Karl Walker, Market Development Manager at Beckhoff, explains why AI is an evolutionary process and how Machine Learning can be profitably deployed.
New technologies are often treated with extreme viewpoints; people either have reservations because of a lack of experience or knowledge, or they are so excited that they want to use them to master all insufficiently tackled or failed past challenges.
Artificial Intelligence (AI) is the most general set of approaches that enables a machine or process to simulate human behaviour and decision-making. Machine Learning (ML) is a subset of AI which trains a model from past data and, once taught, the model can make inferences about current data, without being explicitly programmed. The ultimate goal of AI is to create a complete system to solve complex problems in a human-like manner.
In the world of automation controllers for machinery, manufacturing processes or buildings, ML is starting to make an appearance. However, not every application will have an optimal solution from the outset; ML is an evolutionary process, where newly relevant data needs to be identified and evaluated as the process continues to run, allowing the ML model to be continuously improved.
A collection of experts
A Machine Learning project requires teamwork and the knowledge of different experts. The team leader is typically the ‘domain’ expert, the person who understands the process as a whole and understands the parameters which affect that process. This person generally identifies the challenge they want to master using ML. The data scientist, who focuses mainly on the data analysis, must define the essential process parameters that play a role in reaching the goal. A data scientist alone, with no feedback to/from the domain expert, cannot operate adequately. Additionally, other individuals may have niche insights into specific events or conditions which result in anomalies in the process that could, for instance, impact product quality. All of this data is vital.
Machine Learning is always based on sample data that is used to teach a ‘model’. During the training phase, the training techniques differ mainly by whether the training data is ‘labelled’ or ‘unlabelled’. If the data is labelled it is easily possible to identify examples of an output that is expected as a result of a given input during the training, for example, the training is based on concrete examples and outcomes. If the data is unlabelled, the output information is missing, and the algorithm is limited to finding internal abstract relationships. This is where ML is used to fill the gaps, by detecting anomalies resulting from a set of input conditions.
Workflow: from data to the AI model
The fundamental idea with ML is to no longer follow the classic engineering route of designing solutions for specific tasks and then turning these solutions into algorithms, rather to enable the desired algorithms to be learned from model data instead.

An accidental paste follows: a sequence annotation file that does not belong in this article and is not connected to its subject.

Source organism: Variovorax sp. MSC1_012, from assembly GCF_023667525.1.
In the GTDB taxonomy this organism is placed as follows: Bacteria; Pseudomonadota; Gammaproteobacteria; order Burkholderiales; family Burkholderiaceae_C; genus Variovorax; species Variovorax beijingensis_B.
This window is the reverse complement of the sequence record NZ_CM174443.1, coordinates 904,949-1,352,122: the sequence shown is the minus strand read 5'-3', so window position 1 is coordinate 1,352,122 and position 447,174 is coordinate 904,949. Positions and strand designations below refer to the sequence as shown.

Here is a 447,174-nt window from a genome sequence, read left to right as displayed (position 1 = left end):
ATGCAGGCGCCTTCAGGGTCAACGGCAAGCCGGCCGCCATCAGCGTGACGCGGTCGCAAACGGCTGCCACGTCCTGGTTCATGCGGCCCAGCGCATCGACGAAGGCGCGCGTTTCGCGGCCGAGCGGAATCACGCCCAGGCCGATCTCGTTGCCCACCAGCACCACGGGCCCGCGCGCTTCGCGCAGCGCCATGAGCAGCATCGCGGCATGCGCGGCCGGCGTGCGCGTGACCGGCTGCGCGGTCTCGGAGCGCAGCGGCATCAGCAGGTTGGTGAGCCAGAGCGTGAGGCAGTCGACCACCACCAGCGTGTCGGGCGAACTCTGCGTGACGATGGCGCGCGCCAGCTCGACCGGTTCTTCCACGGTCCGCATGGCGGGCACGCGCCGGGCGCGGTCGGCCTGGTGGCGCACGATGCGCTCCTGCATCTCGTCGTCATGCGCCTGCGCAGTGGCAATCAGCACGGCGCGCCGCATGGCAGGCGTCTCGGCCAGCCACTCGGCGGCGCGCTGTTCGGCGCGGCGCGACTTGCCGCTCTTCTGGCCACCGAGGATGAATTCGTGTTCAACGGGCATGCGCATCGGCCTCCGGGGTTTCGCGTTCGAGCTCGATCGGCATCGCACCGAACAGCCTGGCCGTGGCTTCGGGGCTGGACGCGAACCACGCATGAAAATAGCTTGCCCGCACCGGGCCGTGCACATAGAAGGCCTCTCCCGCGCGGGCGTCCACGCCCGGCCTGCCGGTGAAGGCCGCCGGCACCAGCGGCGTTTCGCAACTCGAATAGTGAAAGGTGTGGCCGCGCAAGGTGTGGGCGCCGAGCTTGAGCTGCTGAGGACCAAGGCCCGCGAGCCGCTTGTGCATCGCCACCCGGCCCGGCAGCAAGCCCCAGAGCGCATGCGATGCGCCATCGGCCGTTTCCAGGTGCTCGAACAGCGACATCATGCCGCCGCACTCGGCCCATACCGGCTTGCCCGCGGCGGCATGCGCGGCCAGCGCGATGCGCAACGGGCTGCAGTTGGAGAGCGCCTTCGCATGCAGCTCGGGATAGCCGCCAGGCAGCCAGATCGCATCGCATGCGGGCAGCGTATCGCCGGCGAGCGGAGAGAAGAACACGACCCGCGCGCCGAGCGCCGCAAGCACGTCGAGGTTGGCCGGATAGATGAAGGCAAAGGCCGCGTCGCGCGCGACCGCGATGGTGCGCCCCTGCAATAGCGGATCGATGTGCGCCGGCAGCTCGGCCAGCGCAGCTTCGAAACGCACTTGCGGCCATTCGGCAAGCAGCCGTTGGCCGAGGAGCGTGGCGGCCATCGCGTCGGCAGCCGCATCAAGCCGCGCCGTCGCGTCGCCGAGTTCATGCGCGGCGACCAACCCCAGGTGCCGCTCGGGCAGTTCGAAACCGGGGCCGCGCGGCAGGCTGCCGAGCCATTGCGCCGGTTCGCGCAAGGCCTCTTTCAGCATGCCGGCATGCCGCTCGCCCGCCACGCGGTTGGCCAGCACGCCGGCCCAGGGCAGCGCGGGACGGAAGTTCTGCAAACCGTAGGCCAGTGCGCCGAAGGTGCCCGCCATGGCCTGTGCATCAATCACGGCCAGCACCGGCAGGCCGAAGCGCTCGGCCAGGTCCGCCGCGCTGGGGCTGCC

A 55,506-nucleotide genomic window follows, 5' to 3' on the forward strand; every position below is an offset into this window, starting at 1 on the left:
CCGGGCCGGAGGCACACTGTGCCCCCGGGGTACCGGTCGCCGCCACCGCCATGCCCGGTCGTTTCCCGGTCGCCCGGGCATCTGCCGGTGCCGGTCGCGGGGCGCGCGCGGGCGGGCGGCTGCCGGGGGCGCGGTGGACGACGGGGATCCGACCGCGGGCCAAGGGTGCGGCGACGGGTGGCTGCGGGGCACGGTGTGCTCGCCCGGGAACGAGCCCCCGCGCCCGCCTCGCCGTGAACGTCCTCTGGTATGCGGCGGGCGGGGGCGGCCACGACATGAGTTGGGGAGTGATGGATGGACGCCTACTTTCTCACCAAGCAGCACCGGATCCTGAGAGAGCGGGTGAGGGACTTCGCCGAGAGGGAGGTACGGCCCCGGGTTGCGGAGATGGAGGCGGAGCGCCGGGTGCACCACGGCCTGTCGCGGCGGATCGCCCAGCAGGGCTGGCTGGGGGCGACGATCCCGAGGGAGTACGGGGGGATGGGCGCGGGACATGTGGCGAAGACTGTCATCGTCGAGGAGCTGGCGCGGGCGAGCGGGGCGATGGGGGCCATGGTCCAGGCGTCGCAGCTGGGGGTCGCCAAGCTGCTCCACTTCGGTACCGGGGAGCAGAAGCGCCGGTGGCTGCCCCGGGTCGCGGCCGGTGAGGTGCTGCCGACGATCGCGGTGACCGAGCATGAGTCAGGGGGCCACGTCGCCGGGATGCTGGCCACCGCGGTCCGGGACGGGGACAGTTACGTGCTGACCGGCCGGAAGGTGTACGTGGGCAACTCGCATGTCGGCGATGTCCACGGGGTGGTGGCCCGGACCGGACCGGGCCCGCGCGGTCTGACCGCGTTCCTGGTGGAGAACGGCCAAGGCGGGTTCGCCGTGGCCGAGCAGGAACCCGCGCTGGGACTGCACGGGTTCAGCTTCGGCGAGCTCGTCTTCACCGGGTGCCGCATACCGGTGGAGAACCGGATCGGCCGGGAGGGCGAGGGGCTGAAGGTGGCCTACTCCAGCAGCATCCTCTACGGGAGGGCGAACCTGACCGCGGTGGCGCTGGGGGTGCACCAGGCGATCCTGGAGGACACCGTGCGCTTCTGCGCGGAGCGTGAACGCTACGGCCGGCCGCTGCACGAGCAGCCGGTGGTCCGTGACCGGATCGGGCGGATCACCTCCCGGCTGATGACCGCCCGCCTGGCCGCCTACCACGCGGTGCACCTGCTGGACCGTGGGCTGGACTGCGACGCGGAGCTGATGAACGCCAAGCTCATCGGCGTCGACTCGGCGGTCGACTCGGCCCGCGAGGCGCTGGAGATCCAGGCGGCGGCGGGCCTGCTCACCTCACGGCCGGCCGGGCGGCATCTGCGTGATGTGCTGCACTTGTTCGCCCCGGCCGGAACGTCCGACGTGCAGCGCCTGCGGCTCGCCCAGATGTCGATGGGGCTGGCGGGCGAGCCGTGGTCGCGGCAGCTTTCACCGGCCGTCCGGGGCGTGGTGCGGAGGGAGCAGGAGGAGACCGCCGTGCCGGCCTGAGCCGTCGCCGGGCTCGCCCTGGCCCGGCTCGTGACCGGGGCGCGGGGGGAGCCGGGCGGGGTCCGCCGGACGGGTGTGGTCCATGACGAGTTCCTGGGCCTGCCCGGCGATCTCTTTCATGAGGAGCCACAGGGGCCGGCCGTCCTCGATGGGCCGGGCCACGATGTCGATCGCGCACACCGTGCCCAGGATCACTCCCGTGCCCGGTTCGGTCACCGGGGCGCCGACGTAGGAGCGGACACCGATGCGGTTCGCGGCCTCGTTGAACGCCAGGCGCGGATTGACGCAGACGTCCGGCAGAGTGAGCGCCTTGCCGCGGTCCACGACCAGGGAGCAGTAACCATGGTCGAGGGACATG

The task of data collection generally falls within the realm of automation specialists. They know the control architecture, the general conditions on the shop floor, and are optimally equipped with the tools to carry out their work efficiently and in-line with the needs of the situation.
Models are trained based on the supplied data in frameworks such as PyTorch, TensorFlow, SciKit-Learn, etc. These frameworks, which are established in the data science community, are generally open source and can therefore be used free of charge. Maximum flexibility is therefore assured and no limits are set in the case of an interdisciplinary project between automation engineers and data scientists – neither within the company nor across company boundaries. Each team member can work in their own familiar environment.
These ‘trained’ ML models can then be simply exported from the ML framework into the standardised Open Neural Network Exchange format (ONNX) and handed over to the ML execution software where they are deployed to optimise the control process, whilst continuously using larger and newer data sets to further improve the process. For instance, Beckhoff’s TF3800 Machine Learning Inference Engine and TF3810 Neural Network Inference Engine software libraries for its PC-based control systems execute the ‘trained’ model data in real-time for such tasks as product anomaly detection, quality prediction and automatic machine or process parameter tuning.
ML models have the property of improving through training on larger sets of data. Likewise, general conditions can change gradually or spontaneously when the machine is being operated. To take account of this, you can update your trained ML models during the life of the machine: so without stopping the machine, without recompilation, and at the same time completely remotely via the standard IT infrastructure.
There is no ‘magic wand’ when it comes to AI. A deep understanding of the process and the parameters affecting the outputs of that process, must be fully understood first.